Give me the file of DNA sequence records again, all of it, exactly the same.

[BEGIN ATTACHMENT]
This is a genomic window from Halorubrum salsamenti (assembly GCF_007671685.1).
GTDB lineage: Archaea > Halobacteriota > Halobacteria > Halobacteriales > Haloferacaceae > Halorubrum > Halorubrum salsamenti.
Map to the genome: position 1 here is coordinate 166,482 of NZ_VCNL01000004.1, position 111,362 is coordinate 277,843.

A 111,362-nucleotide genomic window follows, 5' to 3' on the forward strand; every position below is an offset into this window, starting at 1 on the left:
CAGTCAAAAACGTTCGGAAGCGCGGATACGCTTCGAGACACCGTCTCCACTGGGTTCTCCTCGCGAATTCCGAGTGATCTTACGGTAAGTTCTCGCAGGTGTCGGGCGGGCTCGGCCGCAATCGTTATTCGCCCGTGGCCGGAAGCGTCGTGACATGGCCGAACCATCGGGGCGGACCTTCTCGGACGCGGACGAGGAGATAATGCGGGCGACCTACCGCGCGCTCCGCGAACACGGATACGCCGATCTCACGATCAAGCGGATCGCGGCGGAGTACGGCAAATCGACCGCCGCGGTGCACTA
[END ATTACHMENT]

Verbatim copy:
This is a genomic window from Halorubrum salsamenti (assembly GCF_007671685.1).
GTDB lineage: Archaea > Halobacteriota > Halobacteria > Halobacteriales > Haloferacaceae > Halorubrum > Halorubrum salsamenti.
Map to the genome: position 1 here is coordinate 166,482 of NZ_VCNL01000004.1, position 111,362 is coordinate 277,843.

A 111,362-nucleotide genomic window follows, 5' to 3' on the forward strand; every position below is an offset into this window, starting at 1 on the left:
CAGTCAAAAACGTTCGGAAGCGCGGATACGCTTCGAGACACCGTCTCCACTGGGTTCTCCTCGCGAATTCCGAGTGATCTTACGGTAAGTTCTCGCAGGTGTCGGGCGGGCTCGGCCGCAATCGTTATTCGCCCGTGGCCGGAAGCGTCGTGACATGGCCGAACCATCGGGGCGGACCTTCTCGGACGCGGACGAGGAGATAATGCGGGCGACCTACCGCGCGCTCCGCGAACACGGATACGCCGATCTCACGATCAAGCGGATCGCGGCGGAGTACGGCAAATCGACCGCCGCGGTGCACTA